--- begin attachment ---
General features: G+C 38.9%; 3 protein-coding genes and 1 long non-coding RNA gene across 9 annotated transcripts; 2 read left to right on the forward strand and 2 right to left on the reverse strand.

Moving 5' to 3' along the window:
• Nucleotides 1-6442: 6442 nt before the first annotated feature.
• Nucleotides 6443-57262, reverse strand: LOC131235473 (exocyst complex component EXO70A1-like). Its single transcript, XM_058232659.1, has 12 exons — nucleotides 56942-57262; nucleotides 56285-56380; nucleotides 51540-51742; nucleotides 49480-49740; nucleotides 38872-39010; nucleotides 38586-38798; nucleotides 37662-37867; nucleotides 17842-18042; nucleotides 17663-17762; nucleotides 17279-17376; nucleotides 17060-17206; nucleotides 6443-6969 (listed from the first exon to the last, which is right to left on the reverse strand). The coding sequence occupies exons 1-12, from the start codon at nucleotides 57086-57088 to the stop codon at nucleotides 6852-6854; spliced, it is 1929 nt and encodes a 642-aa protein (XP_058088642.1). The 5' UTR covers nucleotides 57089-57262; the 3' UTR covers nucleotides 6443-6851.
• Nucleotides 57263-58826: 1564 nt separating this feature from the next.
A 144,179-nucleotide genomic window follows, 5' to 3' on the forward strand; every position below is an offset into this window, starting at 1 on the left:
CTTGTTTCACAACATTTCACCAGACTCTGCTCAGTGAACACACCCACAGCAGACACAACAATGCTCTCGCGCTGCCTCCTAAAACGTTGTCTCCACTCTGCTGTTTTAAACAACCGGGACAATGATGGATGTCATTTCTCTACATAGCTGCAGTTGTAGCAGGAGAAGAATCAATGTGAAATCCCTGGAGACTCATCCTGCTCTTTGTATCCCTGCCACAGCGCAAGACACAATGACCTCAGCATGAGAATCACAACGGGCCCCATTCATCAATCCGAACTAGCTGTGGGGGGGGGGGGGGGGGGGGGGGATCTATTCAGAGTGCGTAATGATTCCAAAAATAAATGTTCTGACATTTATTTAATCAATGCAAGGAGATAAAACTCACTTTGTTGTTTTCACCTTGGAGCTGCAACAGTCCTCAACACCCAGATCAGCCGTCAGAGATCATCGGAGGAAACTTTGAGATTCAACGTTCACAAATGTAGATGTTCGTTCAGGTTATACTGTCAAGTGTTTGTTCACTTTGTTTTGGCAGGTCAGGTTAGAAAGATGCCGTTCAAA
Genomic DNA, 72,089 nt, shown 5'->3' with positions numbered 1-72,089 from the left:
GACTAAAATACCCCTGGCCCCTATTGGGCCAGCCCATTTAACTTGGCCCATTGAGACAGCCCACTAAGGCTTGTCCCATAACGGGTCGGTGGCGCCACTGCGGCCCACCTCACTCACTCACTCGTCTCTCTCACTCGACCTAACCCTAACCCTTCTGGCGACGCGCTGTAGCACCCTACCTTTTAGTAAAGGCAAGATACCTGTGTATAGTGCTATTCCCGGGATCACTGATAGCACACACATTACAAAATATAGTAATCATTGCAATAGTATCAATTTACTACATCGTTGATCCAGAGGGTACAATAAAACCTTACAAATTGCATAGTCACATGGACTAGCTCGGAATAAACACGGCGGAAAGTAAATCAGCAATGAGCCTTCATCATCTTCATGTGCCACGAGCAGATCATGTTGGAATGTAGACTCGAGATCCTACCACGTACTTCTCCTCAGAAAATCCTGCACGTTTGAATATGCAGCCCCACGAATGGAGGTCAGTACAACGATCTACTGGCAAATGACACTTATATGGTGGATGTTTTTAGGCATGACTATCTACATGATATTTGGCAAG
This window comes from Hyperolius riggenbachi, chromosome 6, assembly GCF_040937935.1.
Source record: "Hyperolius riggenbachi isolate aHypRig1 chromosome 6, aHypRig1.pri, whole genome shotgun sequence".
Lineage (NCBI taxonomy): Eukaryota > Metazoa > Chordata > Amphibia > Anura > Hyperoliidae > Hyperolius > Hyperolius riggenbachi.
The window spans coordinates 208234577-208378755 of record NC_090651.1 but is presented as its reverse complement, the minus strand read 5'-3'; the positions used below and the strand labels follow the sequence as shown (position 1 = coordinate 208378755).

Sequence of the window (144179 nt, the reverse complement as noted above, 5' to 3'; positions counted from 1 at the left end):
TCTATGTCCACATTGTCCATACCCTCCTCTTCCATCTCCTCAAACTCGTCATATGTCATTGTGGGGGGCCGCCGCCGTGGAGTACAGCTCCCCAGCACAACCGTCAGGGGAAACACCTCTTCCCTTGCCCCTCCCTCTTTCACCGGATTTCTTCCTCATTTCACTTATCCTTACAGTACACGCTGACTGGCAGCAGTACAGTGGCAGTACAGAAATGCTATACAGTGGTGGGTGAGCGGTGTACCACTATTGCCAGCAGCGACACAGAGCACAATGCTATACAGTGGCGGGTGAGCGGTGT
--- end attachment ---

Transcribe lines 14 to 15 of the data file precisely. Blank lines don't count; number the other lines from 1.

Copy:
Sequence of the window (144179 nt, the reverse complement as noted above, 5' to 3'; positions counted from 1 at the left end):
TCTATGTCCACATTGTCCATACCCTCCTCTTCCATCTCCTCAAACTCGTCATATGTCATTGTGGGGGGCCGCCGCCGTGGAGTACAGCTCCCCAGCACAACCGTCAGGGGAAACACCTCTTCCCTTGCCCCTCCCTCTTTCACCGGATTTCTTCCTCATTTCACTTATCCTTACAGTACACGCTGACTGGCAGCAGTACAGTGGCAGTACAGAAATGCTATACAGTGGTGGGTGAGCGGTGTACCACTATTGCCAGCAGCGACACAGAGCACAATGCTATACAGTGGCGGGTGAGCGGTGT